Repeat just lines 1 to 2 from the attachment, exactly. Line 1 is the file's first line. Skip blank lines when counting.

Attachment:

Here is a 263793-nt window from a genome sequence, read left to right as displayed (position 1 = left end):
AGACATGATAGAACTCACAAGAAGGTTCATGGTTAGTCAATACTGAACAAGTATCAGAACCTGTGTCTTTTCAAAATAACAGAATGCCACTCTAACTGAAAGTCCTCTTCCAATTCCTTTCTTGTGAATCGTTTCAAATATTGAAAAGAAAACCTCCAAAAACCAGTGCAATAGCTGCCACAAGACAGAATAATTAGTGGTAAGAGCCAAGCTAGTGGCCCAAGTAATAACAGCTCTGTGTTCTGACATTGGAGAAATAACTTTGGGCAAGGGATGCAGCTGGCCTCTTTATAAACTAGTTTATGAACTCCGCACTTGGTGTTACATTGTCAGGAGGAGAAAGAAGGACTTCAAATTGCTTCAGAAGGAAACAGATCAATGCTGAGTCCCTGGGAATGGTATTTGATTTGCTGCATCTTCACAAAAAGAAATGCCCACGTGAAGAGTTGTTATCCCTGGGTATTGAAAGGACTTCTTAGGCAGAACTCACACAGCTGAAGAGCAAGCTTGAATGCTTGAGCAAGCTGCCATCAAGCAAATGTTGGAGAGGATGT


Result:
Here is a 263793-nt window from a genome sequence, read left to right as displayed (position 1 = left end):
AGACATGATAGAACTCACAAGAAGGTTCATGGTTAGTCAATACTGAACAAGTATCAGAACCTGTGTCTTTTCAAAATAACAGAATGCCACTCTAACTGAAAGTCCTCTTCCAATTCCTTTCTTGTGAATCGTTTCAAATATTGAAAAGAAAACCTCCAAAAACCAGTGCAATAGCTGCCACAAGACAGAATAATTAGTGGTAAGAGCCAAGCTAGTGGCCCAAGTAATAACAGCTCTGTGTTCTGACATTGGAGAAATAACTTTGGGCAAGGGATGCAGCTGGCCTCTTTATAAACTAGTTTATGAACTCCGCACTTGGTGTTACATTGTCAGGAGGAGAAAGAAGGACTTCAAATTGCTTCAGAAGGAAACAGATCAATGCTGAGTCCCTGGGAATGGTATTTGATTTGCTGCATCTTCACAAAAAGAAATGCCCACGTGAAGAGTTGTTATCCCTGGGTATTGAAAGGACTTCTTAGGCAGAACTCACACAGCTGAAGAGCAAGCTTGAATGCTTGAGCAAGCTGCCATCAAGCAAATGTTGGAGAGGATGT